Voters head to the polls in Taos County

Morning turnout in primary election slow but steady in some precincts


Polls opened at 7 a.m. for the primary election Tuesday (June 5).

Bernice Valerio, and her co-helpers in Precinct 19 arrived at 6 a.m. to take up their positions at the table in the Ranchos Elementary School gym. All day today, they will to check off voters as they come in and pick up their ballots.

"I've been doing this for 34 years," said Valerio, a Republican. "It's fun. I like chatting with people." 

Her husband Armando Valerio, also a Republican, has helped out for a few years.

So have Bernice Valerio's sister Cindy Jeantette and her husband Peter, both Democrats. Peter Jeantette was monitoring the ballot box as people put their ballot in to have their vote tabulated. 

Yes, they laughed, they do have interesting dinner conversations around politics. 

By 8 a.m., only about 15 of the 1,180 registered voters in the precinct had shown up to vote. Most of those registered are Democrats although there's a handful of Republicans and at least one Liberterian. 

They said it isn't unusual for far fewer voters to turn out for the primary election than the general one in November.

Seated at the table with them was newbie poll worker Martín Duran, serving as the precinct judge. "We inducted him this morning," quipped Peter Jeantette. 

Bernice Valerio meanwhile was on the phone ordering LotaBurgers for everyone. "You want green chile?" she asked.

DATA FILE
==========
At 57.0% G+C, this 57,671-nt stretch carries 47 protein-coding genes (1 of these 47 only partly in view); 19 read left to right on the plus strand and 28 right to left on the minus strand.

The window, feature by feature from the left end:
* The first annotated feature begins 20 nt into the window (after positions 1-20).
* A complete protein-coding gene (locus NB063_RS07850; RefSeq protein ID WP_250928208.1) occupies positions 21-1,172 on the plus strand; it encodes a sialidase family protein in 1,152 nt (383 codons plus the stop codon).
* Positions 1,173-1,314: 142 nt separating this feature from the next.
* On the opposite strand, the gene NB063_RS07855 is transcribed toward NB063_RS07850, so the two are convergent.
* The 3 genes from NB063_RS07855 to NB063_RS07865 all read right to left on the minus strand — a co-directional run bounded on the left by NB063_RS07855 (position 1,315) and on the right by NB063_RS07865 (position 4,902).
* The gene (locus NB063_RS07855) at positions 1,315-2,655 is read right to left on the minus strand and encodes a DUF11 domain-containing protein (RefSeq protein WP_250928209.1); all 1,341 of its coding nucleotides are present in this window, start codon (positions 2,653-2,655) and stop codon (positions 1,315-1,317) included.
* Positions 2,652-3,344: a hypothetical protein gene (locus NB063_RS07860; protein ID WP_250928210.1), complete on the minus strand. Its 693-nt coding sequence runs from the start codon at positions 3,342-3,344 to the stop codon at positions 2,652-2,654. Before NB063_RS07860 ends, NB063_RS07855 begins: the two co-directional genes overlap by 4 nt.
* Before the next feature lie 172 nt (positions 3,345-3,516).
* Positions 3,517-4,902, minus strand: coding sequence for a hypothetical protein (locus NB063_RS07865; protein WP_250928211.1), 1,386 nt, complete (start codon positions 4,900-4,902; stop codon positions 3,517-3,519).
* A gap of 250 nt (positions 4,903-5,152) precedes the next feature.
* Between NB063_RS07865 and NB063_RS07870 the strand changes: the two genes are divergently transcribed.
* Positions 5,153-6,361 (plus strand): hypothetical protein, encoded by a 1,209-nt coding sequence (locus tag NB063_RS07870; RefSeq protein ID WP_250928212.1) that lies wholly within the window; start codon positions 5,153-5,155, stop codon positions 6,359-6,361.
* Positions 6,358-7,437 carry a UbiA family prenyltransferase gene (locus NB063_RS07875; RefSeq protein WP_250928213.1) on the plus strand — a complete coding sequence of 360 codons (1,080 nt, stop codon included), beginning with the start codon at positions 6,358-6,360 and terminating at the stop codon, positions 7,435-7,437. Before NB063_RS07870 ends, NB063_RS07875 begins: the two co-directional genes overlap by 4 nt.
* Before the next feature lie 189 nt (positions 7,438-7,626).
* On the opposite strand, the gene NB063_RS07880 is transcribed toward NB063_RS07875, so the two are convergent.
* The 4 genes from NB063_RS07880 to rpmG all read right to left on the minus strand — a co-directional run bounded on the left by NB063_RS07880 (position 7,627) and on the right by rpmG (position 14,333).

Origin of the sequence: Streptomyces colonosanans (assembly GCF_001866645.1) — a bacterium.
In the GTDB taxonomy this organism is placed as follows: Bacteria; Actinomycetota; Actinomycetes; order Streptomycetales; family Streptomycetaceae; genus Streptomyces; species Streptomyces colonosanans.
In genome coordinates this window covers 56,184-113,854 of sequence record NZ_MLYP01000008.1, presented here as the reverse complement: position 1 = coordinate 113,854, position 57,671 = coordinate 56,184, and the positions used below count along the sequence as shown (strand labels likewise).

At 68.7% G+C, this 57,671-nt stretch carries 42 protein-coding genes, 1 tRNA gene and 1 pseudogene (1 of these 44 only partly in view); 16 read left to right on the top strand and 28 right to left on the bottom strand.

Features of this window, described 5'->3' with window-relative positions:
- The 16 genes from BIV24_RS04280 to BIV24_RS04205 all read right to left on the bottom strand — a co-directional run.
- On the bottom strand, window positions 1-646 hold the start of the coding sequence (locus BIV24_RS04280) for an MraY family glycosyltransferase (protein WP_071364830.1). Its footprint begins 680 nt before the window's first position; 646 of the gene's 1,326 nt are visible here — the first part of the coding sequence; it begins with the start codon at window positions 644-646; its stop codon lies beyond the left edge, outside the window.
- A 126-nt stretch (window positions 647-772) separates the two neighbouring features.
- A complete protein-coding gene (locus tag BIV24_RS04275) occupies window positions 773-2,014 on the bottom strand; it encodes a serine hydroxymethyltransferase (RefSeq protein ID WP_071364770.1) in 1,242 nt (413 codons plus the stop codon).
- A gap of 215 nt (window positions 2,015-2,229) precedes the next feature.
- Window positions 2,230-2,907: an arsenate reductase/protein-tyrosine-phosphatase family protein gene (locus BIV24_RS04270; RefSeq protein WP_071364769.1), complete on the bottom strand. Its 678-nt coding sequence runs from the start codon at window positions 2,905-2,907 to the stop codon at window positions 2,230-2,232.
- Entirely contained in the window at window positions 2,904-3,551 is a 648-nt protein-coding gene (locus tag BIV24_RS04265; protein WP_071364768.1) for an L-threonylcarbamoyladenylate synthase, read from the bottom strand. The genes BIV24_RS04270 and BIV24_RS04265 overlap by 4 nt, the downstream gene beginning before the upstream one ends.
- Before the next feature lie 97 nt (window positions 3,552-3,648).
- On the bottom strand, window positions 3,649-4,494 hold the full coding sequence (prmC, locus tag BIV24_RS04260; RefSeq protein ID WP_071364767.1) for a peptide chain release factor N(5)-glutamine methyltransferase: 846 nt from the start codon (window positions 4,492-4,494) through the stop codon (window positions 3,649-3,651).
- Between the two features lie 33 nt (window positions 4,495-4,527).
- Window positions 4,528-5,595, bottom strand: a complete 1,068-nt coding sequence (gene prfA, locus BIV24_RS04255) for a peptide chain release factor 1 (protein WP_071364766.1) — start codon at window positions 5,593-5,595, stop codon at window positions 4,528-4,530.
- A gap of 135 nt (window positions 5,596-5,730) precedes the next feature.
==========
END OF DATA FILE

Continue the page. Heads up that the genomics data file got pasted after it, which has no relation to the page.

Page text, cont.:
Every precinct in the county tries to have both Republicans and Democrats help at the polling places. Armando Valerio said back in the day, people from each party would compete to see who brought the best food for poll workers. 

Across the gym seated at the polling table for Precinct 34, precinct judge Daphne Mondragon said, with luck, they hope at least 200 of their 663 registered voters cast their ballots. She, her husband Rick and son Hugh, all three Republicans, were at the table with lone Democrat Roberta Garcia.

Hugh Mondragon was experiencing his first time as a poll worker. It will be a long day by the time he's done, from 6 a.m. to 7 p.m.

Election day in the small communities surrounding Taos is as much social gathering as it is civic duty.

A mile or so south of the Ranchos school gym, a steady trickle of voters were stopping by the Talpa Community Center, once a school, to cast their ballots in Precinct 21. The precinct has 883 registered voters. By 8:30, about 28 voters had stopped by.

Lloyd and Grace Rivera stopped by to vote and joked with the poll workers. 

Norman and Ruby T. Martinez were the Republicans helping out at the table. "Proud ones," Norman Martinez said emphatically.

Democrat Barbara Santistevan, the precinct's judge for 27 years, had roped her daughter Valerie Loera into helping out four years ago. "I'm going to be stuck with this when she decides to leave," Loera joked. "But it gives me a break from the kids."

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